Letter from MLK to Catriona Cole White

Tuesday, March 26, 1968

Dr. King writes to Mrs. Catriona Cole White to thank her for her contribution to the Southern Christian Leadership Foundation. He explains that their recent projects have included voter registration in the south.

Letter from Mrs. W. J. Givan to MLK about Unsavory Association

Wednesday, November 1, 1967

In this letter Mrs. Givan expresses her dissatisfaction with Dr. King on how "prominent Negroes" are often photographed with "unsavory whites."

Letter from Catherine Aller to MLK

Wednesday, July 26, 1967

Catherine Aller took the time to write Dr. King and encourage him to keep pursuing his goals in spite of criticism.

Education Versus Religion

Dr. King records notes about the leadership of the intellectual and religious communities from Edwin E. Aubrey's "Present Theological Tendencies."

SCLC Audit Notice

Tuesday, December 19, 1967

Mr. Rutherford writes to inform Citizens Trust Company that there will be an audit of the SCLC. Rutherford requests that the bank send a list of any and all accounts associated with SCLC.

Letter from Dora McDonald to Queen Mother Moore

Wednesday, March 20, 1968

Dora McDonald communicates with Queen Mother Moore to discuss Dr. King's inability to meet with her prior to the Washington Campaign for Jobs or Income. Queen Mother Moore was an important figure during the Civil Right Movement and a founder of the Republic of New Afrika.

Answer to a Perplexing Question

Sunday, March 3, 1963

Dr. King preaches about faith, based on Matthew 17:14-20, and applies it to the Civil Rights Movement. He defines faith as cooperating with God by surrendering to God's will so that His strength may act freely through us. He asserts that faith, intellect, and work must blend together.

Letter from Andrew Young to Reverend B. J. Cameron

Wednesday, June 14, 1967

Andrew Young, acting as Executive Assistant to Dr. King, responds to Rev. Cameron's letter regarding SCLC's involvement in Grenada, Mississippi. He assures Rev. Cameron that the SCLC has not forgotten about Grenada and discusses plans to see him in the future.

Letter from Reese High School Student to MLK

Tuesday, November 21, 1967

Ann Renwick, a senior at Reese High School, informs Dr. King of a term paper she is writing about him and requests information regarding his next visit to Detroit. She also expresses discontent with prejudices against Negros in her small all-white town, but is determined to change the mentality of her peers.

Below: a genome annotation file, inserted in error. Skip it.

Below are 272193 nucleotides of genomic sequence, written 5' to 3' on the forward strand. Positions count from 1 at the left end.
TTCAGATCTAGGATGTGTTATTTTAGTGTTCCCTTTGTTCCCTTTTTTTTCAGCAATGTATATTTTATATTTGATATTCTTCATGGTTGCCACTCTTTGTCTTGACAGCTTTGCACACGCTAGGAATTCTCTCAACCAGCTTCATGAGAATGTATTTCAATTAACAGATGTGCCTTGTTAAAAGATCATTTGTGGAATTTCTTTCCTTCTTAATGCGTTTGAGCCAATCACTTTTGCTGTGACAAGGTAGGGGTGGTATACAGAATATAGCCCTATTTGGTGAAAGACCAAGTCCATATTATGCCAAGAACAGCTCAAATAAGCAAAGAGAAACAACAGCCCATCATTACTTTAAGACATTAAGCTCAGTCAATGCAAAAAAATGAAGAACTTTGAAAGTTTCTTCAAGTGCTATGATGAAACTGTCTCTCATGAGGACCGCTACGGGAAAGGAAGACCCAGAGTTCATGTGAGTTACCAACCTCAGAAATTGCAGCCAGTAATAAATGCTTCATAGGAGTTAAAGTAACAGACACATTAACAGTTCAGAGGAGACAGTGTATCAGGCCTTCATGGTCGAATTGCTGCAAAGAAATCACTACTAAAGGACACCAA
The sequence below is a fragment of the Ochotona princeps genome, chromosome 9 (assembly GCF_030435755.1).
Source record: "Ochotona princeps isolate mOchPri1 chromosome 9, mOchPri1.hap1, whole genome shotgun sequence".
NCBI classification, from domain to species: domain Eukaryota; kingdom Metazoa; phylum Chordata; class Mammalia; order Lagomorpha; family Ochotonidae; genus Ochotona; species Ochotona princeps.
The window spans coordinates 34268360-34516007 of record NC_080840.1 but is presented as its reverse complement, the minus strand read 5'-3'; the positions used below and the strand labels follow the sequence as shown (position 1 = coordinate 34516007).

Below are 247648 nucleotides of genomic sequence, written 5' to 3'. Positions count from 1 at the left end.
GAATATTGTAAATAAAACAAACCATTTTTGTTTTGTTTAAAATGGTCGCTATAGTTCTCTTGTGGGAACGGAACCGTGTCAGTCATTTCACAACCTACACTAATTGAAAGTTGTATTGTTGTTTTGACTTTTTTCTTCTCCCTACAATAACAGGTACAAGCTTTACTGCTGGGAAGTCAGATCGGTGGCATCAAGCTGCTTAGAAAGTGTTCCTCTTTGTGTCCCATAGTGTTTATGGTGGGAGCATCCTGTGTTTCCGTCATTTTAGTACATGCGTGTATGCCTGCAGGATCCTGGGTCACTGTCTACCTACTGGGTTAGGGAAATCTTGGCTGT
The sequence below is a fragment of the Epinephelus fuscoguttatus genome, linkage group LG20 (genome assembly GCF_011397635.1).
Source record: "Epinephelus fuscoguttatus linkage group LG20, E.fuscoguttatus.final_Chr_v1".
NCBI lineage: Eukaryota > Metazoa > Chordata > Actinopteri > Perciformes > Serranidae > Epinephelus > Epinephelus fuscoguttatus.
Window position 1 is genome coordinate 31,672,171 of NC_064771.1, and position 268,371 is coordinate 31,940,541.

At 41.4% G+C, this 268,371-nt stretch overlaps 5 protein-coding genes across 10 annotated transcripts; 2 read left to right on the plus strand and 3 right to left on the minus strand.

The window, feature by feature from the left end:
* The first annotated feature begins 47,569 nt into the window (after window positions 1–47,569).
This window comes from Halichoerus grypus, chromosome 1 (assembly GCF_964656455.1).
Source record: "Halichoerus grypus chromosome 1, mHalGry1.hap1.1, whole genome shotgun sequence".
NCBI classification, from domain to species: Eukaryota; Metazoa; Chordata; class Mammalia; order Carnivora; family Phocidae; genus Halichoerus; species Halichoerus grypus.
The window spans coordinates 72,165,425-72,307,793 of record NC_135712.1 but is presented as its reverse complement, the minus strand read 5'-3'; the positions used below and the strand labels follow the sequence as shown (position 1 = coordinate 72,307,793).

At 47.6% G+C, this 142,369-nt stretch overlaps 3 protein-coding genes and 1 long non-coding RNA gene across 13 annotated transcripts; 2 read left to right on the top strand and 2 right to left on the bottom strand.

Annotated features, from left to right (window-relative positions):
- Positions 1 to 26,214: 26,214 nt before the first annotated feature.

A Promising Day for the City of Selma

In this handwritten public statement, the author addresses the Negro citizens of Selma, Alabama by commending their efforts of non-violence during a one-thousand person demonstration for equal voting rights.

Telegram from MLK and Wyatt Walker to Burke Marshall

Monday, February 19, 1962

Dr. King and Wyatt Walker send an urgent request for Burke Marshall to investigate the bombing of SCLC Board Member C. O. Simpkins' home in Shreveport, Louisiana. The two SCLC officials inform Mr. Marshall that the suspects were released for lack of evidence despite other information to the contrary.

Letter from Jean Ward Wolff to MLK

Thursday, February 9, 1967

Jean Ward Wolff expresses her concern about Dr. King turning his back on truth and justice in the form of supporting Adam Clayton Powell.

Fact Sheet on the Raid of the SCEF

Friday, November 22, 1963

This document highlights the raid on the New Orleans headquarters of the Southern Conference Educational Fund by State and City Police.


Dr. King quotes Charles Summer, stating that being "children of a common Father" is a "more sacred bond" than being a citizen.

Letter to MLK from Guy Dauncey

Wednesday, July 12, 1967

Guy Dauncey, Chairman of the Human Rights Committee at Nottingham University, offered this request for Dr. King to visit England, in March of 1968. The content, within the letter, placed emphasis on special events surrounding "Human Rights Year 1968", to begin a progressive Civil and Human Rights movement in England.